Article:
NYPD To Pay More Than $360,000 For Destroying Occupy Wall Street's Library

The People’s Library at Occupy Wall Street on November 13, 2011

A New York City court has ruled that the city shall pay $366,700 for a destructive raid on Occupy Wall Street’s Zuccotti Park encampment.

Around 1 a.m. on Nov. 15, 2011, Mayor Michael R. Bloomberg ordered the NYPD to evict protestors — some who had camped their for almost two months — from Zuccotti Park in New York City’s Financial District.

The police threw away 5,554 books from the Occupy library and destroyed media equipment in addition to removing tents, tarps and belongings.

The U.S. District Court for the Southern District of New York decided that the NYPD’s actions violated the protestors rights under the First, Fourth, and Fourteenth Amendments.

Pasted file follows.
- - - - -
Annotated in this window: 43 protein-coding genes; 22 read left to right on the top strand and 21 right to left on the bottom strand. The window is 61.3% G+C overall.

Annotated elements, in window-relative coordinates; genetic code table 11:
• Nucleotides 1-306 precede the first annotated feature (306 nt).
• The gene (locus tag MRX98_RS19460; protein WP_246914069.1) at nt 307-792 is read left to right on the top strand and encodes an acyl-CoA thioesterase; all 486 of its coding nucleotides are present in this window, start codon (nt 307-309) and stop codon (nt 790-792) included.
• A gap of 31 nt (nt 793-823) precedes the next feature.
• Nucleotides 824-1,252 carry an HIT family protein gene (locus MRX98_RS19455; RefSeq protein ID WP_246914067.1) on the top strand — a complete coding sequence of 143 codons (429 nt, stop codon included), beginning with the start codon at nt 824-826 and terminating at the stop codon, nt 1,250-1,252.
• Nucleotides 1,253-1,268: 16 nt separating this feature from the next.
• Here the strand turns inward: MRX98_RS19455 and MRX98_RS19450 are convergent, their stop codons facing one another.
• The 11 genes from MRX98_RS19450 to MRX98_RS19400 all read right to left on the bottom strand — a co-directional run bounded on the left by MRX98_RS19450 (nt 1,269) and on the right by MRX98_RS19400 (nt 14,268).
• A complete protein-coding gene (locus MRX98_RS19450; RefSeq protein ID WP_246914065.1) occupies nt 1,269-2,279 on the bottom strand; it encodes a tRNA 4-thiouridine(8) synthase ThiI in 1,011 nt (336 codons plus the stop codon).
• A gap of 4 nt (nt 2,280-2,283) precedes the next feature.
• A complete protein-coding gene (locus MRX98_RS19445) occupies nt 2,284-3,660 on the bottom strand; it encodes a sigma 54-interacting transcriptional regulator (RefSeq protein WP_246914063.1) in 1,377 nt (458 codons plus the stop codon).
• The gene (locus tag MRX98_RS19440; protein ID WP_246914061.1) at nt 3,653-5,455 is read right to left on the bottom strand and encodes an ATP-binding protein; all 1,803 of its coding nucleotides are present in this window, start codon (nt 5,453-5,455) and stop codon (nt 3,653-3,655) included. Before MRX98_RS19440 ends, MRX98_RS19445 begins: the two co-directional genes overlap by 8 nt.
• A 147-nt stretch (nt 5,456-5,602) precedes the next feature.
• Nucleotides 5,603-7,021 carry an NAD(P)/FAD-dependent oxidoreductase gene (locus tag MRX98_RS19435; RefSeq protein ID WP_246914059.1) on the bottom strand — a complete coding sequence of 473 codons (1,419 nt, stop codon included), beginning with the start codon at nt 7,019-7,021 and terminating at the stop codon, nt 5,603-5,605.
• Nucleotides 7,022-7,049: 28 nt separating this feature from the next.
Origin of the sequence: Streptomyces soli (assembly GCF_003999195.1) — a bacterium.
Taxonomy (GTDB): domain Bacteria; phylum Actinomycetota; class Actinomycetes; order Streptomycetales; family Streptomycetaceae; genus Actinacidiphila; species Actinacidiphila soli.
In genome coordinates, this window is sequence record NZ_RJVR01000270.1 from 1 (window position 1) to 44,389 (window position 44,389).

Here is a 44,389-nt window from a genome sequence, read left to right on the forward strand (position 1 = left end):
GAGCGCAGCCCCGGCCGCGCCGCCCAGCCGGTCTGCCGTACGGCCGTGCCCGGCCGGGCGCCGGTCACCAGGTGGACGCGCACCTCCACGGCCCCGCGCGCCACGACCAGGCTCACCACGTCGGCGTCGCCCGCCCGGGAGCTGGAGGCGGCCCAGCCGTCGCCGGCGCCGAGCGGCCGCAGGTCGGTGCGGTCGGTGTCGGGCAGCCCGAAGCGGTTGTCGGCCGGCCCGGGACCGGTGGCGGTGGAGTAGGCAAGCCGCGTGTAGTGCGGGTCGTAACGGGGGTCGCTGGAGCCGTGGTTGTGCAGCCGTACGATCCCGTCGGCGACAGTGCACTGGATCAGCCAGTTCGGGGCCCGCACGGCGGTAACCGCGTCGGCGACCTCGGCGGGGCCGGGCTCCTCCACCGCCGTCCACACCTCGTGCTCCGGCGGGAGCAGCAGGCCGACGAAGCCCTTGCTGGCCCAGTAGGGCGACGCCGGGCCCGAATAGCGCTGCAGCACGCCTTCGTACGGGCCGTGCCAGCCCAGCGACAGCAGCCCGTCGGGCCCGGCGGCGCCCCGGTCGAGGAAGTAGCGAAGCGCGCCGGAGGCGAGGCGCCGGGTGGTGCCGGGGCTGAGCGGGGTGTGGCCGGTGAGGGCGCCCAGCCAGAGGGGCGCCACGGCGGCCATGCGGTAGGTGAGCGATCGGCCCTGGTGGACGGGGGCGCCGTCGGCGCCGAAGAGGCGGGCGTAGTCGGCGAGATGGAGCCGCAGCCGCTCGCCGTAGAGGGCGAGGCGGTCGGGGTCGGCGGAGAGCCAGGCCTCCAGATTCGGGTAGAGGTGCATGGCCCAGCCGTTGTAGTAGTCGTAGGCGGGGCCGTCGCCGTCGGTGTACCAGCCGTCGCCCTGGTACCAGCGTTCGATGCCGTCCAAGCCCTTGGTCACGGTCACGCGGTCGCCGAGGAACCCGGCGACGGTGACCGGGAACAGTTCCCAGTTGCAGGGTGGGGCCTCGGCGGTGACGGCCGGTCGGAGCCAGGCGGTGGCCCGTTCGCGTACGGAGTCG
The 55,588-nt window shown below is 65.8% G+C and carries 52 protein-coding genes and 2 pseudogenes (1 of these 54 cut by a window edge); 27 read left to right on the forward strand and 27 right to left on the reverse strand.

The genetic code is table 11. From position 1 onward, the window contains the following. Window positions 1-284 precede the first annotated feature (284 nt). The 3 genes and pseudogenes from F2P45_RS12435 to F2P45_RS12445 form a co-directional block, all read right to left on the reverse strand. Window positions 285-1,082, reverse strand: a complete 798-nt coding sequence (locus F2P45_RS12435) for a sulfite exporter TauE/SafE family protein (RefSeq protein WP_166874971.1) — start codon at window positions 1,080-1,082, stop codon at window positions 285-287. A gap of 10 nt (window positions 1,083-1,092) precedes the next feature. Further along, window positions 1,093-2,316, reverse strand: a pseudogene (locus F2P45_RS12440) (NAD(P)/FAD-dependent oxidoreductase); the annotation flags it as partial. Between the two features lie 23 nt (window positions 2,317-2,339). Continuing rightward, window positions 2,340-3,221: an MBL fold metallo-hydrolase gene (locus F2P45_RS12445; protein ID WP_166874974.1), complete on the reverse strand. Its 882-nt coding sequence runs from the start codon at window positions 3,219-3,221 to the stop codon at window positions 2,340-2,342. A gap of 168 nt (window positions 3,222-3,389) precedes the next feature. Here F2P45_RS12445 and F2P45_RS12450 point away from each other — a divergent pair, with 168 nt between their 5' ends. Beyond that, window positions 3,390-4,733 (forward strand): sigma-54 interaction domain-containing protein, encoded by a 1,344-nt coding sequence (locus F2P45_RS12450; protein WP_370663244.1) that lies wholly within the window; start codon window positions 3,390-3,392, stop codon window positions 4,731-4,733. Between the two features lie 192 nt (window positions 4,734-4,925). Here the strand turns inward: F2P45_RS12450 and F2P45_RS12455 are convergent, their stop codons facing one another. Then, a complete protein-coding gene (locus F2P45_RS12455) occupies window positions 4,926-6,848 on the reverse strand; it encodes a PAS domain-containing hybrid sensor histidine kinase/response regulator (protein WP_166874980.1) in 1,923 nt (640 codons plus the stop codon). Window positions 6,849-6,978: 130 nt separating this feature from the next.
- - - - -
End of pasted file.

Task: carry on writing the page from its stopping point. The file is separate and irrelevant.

The city will pay:

  • $47,000 in damages and $186,350 in legal fees for The People’s Library.
  • $75,000 and $49,850 in legal fees to Global Revolutions TV for damaging their “computers, wifi hotspots and similarly related live-streaming equipment.”
  • $8,500 for trashing the bicycle-powered generators that protestors built to light up the park after police held their other generators.

Occupy Wall Street is a movement, beginning on September 17, 2011 in Liberty Square, that protests the role of Wall Street in the 2007 financial crisis and aims to resist the influence of major banks and multinational corporations.

Here’s footage of the raid courtesy of Casey Neistat:

Here’s the full ruling:

Occupy Wall St. v. City of New York Settlement

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